7.0/10
7,184
90 user 23 critic

Bedazzled (1967)

Approved | | Comedy, Fantasy, Romance | 10 December 1967 (USA)
A hapless loser sells his soul to the Devil in exchange for seven wishes, but has trouble winning over the girl of his dreams.

Director:

Writers:

(screenplay), (story) | 1 more credit »
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Cast

Cast overview, first billed only:
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...
...
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Alba ...
Vanity
...
Anger
...
Envy
Parnell McGarry ...
Gluttony
Danièle Noël ...
Avarice (as Daniele Noel)
Howard Goorney ...
Sloth
...
Bernard Spear ...
Irving Moses
...
Michael Trubshawe ...
Lord Dowdy
Evelyn Moore ...
Mrs. Wisby
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Storyline

Stanley is a short order cook, infatuated with Margaret, the statuesque waitress who works at Wimpy Bar with him. Despondent, he prepares to end it all when he meets George Spiggott AKA the Devil. Selling his soul for 7 wishes, Stanley tries to make Margaret his own first as an intellectual, then as a rock star, then as a wealthy industrialist. As each fails, he becomes more aware of how empty his life had been and how much more he has to live for. He also meets the seven deadly sins who try and advise him. Written by John Vogel <jlvogel@comcast.net>

Plot Summary | Add Synopsis

Plot Keywords:

soul | devil | loser | dream | waitress | See All (149) »

Taglines:

Wait till you see Dudley Moore as 'The Nun' [USA] See more »


Certificate:

Approved | See all certifications »

Parents Guide:

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Details

Country:

Language:

Release Date:

10 December 1967 (USA)  »

Also Known As:

Stanley Donen's Bedazzled  »

Box Office

Budget:

$600,000 (estimated)
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Company Credits

Production Co:

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Technical Specs

Runtime:

Sound Mix:

Color:

(Deluxe)

Aspect Ratio:

2.35 : 1
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Did You Know?

Trivia

(at around 17 mins) After Stanley signs away his soul, Spigot files the form away under "M"; the other names he reads out from the files while finding Moon's place are Niccolò Machiavelli, Senator Joseph McCarthy, Leopold von Sacher-Masoch, Miller (presumably a reference to their Beyond the Fringe (1964) colleague Jonathan Miller) and Moses ("Irving Moses, the fruiterer"). See more »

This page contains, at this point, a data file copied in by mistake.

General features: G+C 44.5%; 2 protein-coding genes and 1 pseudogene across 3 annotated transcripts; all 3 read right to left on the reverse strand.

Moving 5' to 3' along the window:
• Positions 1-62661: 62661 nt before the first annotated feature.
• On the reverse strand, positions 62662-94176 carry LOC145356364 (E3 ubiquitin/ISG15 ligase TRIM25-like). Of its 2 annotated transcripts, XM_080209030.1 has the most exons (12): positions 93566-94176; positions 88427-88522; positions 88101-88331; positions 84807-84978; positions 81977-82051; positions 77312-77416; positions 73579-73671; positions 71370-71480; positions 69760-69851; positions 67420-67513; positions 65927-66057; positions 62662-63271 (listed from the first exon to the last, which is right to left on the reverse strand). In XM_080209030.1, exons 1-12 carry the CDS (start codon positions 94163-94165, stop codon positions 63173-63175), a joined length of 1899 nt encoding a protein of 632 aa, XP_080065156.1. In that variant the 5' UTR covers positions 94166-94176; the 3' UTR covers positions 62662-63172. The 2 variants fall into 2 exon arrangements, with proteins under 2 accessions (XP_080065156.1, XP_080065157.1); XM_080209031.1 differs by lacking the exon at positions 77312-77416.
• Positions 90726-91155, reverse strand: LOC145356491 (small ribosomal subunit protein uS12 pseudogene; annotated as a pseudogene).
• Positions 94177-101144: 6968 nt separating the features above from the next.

Goofs

A lot of the outside scenes have clearly been dubbed afterwards to cut down on background noise. See more »

Quotes

George Spiggott: You realize that suicide's a criminal offense. In less enlightened times they'd have hung you for it.
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Crazy Credits

The film ends with God laughing at the devil; God's laughter continues intermittently throughout the closing credits. See more »

Connections

Referenced in Andy Hamilton's Search for Satan (2011) See more »

Soundtracks

Italy
Composed by Dudley Moore
Performed by Dudley Moore Trio
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User Reviews

Why are people so very, very stupid?
19 January 2003 | by (nyc) – See all my reviews

Not even going to discuss the movie at length - it's brilliantly funny; see it. I'll admit I DID have an additional comment or two to make, but then I read these IMDb reviews and sank into depression.

Do the people who "critique" 30, 40, 50-year-old movies by pointing out that "duhh, it's DATED!" imagine they're applying some kind of rigorous critical standard? Why not simply save valuable time, and pixels, by submitting a "review" stating, "This film cannot overcome the handicap of not taking place in 2003. Where are the SUVs? Where are the cell phones? And why wasn't it shot on the street where I live?"

And I'm fairly sure the guy who complained of the "snotty English accents" that ruined his BEDAZZLED viewing experience is the same fellow who lives in the White House and coined "strategery".


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